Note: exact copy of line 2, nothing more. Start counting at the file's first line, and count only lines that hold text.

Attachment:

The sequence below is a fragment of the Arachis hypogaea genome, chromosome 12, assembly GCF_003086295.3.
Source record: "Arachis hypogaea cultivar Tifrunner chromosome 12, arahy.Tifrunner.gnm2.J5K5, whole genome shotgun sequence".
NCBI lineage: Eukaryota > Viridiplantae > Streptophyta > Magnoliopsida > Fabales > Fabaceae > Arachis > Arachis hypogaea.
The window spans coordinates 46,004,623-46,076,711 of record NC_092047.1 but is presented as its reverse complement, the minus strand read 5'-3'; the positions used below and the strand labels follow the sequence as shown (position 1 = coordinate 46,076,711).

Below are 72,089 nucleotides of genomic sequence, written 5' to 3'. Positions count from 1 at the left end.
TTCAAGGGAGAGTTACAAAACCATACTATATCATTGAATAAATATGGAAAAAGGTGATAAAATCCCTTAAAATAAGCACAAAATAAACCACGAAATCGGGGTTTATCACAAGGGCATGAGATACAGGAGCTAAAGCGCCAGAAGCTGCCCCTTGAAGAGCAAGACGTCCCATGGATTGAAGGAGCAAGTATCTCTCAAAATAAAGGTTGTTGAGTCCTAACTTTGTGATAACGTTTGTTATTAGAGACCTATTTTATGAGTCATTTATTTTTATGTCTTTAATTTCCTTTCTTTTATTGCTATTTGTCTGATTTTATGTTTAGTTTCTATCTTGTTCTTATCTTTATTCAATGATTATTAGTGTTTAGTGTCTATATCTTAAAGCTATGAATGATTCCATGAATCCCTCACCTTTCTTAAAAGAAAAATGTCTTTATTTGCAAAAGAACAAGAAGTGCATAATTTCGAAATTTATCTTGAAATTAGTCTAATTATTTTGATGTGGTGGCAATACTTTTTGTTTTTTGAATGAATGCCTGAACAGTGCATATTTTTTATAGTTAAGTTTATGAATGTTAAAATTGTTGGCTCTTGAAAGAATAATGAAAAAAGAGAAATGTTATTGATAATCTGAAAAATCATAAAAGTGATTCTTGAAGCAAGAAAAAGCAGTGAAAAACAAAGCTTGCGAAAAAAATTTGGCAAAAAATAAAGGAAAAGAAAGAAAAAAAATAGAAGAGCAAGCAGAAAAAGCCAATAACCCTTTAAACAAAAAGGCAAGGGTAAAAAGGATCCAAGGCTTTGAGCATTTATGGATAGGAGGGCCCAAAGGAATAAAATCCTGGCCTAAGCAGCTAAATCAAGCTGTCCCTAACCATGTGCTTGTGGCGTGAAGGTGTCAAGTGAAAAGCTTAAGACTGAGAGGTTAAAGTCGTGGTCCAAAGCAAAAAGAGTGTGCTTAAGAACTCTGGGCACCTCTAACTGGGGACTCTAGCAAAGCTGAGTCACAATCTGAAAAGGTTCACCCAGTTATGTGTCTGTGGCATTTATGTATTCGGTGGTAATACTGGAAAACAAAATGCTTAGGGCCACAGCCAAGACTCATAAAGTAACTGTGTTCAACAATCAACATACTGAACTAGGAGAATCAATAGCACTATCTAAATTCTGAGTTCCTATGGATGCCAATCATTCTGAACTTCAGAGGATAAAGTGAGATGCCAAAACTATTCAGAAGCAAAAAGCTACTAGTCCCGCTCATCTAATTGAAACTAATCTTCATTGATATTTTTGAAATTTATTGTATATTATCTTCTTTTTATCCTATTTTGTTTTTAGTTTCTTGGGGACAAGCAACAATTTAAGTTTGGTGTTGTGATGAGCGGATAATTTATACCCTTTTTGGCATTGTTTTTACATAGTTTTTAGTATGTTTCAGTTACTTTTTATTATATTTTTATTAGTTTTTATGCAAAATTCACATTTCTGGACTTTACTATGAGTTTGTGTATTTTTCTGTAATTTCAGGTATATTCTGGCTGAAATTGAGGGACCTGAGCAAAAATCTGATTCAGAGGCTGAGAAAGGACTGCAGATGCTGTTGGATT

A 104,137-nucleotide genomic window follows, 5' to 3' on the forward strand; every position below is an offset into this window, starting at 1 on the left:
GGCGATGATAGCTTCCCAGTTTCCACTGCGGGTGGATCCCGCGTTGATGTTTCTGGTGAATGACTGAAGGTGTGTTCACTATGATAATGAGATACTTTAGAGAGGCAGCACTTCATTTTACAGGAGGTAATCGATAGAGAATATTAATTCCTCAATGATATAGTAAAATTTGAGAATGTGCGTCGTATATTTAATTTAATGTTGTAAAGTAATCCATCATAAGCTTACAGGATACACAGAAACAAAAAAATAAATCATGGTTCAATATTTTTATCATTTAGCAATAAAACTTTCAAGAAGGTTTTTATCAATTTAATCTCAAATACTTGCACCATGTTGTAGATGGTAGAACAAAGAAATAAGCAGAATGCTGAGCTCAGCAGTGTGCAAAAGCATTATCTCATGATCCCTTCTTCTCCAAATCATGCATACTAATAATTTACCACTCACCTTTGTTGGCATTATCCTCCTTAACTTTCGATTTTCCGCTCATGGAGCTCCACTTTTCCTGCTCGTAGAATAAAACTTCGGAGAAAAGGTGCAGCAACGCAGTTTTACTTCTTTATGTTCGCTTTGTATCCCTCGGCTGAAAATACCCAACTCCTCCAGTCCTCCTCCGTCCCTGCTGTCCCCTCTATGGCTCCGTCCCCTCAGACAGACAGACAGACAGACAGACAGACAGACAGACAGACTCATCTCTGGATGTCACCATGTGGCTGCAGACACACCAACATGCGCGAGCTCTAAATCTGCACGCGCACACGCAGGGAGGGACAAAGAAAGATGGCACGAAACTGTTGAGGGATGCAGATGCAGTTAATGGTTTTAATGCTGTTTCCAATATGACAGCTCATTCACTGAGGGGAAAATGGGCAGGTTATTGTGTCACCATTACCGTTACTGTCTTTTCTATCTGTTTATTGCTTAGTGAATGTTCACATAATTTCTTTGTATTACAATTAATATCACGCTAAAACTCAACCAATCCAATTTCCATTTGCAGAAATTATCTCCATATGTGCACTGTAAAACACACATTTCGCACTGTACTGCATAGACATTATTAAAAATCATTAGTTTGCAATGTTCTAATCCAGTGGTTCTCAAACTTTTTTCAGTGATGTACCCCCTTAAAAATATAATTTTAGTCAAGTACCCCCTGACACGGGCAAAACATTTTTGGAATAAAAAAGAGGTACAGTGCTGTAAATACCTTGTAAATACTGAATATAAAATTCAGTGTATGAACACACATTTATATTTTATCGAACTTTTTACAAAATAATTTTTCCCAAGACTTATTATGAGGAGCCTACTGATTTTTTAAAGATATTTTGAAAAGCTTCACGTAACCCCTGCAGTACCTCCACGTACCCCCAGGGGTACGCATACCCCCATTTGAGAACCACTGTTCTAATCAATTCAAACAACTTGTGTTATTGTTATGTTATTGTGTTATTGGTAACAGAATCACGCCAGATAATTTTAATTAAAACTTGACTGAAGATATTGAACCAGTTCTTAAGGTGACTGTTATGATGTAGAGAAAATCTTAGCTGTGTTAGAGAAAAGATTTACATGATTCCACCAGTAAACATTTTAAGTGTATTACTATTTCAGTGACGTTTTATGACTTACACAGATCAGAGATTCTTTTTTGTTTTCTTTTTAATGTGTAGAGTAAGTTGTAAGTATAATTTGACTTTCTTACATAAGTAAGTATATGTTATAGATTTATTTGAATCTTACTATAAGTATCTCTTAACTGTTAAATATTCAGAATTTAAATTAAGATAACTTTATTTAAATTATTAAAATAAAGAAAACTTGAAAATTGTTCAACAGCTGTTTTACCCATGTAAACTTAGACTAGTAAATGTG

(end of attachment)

Source record: "Arachis hypogaea cultivar Tifrunner chromosome 12, arahy.Tifrunner.gnm2.J5K5, whole genome shotgun sequence".